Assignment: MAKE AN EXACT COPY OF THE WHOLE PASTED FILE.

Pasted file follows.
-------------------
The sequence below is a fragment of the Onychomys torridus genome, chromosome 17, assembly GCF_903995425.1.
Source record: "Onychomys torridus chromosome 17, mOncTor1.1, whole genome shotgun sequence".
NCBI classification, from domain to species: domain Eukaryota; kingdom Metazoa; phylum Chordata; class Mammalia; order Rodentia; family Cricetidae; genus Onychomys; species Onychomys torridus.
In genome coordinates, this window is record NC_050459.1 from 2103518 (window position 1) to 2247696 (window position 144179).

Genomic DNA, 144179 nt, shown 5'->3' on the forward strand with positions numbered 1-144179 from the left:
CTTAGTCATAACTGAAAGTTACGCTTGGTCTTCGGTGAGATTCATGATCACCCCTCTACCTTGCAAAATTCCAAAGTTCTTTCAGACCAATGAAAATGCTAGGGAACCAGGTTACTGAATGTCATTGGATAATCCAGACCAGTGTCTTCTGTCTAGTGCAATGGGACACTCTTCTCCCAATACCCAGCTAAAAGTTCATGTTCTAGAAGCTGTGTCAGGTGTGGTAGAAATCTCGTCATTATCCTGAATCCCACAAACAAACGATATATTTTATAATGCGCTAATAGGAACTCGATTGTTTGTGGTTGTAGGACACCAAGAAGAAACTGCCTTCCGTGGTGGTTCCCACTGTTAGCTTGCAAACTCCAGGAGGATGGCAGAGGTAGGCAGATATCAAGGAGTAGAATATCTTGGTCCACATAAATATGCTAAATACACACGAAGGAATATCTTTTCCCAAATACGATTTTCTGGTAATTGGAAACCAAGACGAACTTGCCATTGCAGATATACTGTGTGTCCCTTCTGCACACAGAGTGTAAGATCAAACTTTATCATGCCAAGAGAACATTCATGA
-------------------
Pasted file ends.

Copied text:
The sequence below is a fragment of the Onychomys torridus genome, chromosome 17, assembly GCF_903995425.1.
Source record: "Onychomys torridus chromosome 17, mOncTor1.1, whole genome shotgun sequence".
NCBI classification, from domain to species: domain Eukaryota; kingdom Metazoa; phylum Chordata; class Mammalia; order Rodentia; family Cricetidae; genus Onychomys; species Onychomys torridus.
In genome coordinates, this window is record NC_050459.1 from 2103518 (window position 1) to 2247696 (window position 144179).

Genomic DNA, 144179 nt, shown 5'->3' on the forward strand with positions numbered 1-144179 from the left:
CTTAGTCATAACTGAAAGTTACGCTTGGTCTTCGGTGAGATTCATGATCACCCCTCTACCTTGCAAAATTCCAAAGTTCTTTCAGACCAATGAAAATGCTAGGGAACCAGGTTACTGAATGTCATTGGATAATCCAGACCAGTGTCTTCTGTCTAGTGCAATGGGACACTCTTCTCCCAATACCCAGCTAAAAGTTCATGTTCTAGAAGCTGTGTCAGGTGTGGTAGAAATCTCGTCATTATCCTGAATCCCACAAACAAACGATATATTTTATAATGCGCTAATAGGAACTCGATTGTTTGTGGTTGTAGGACACCAAGAAGAAACTGCCTTCCGTGGTGGTTCCCACTGTTAGCTTGCAAACTCCAGGAGGATGGCAGAGGTAGGCAGATATCAAGGAGTAGAATATCTTGGTCCACATAAATATGCTAAATACACACGAAGGAATATCTTTTCCCAAATACGATTTTCTGGTAATTGGAAACCAAGACGAACTTGCCATTGCAGATATACTGTGTGTCCCTTCTGCACACAGAGTGTAAGATCAAACTTTATCATGCCAAGAGAACATTCATGA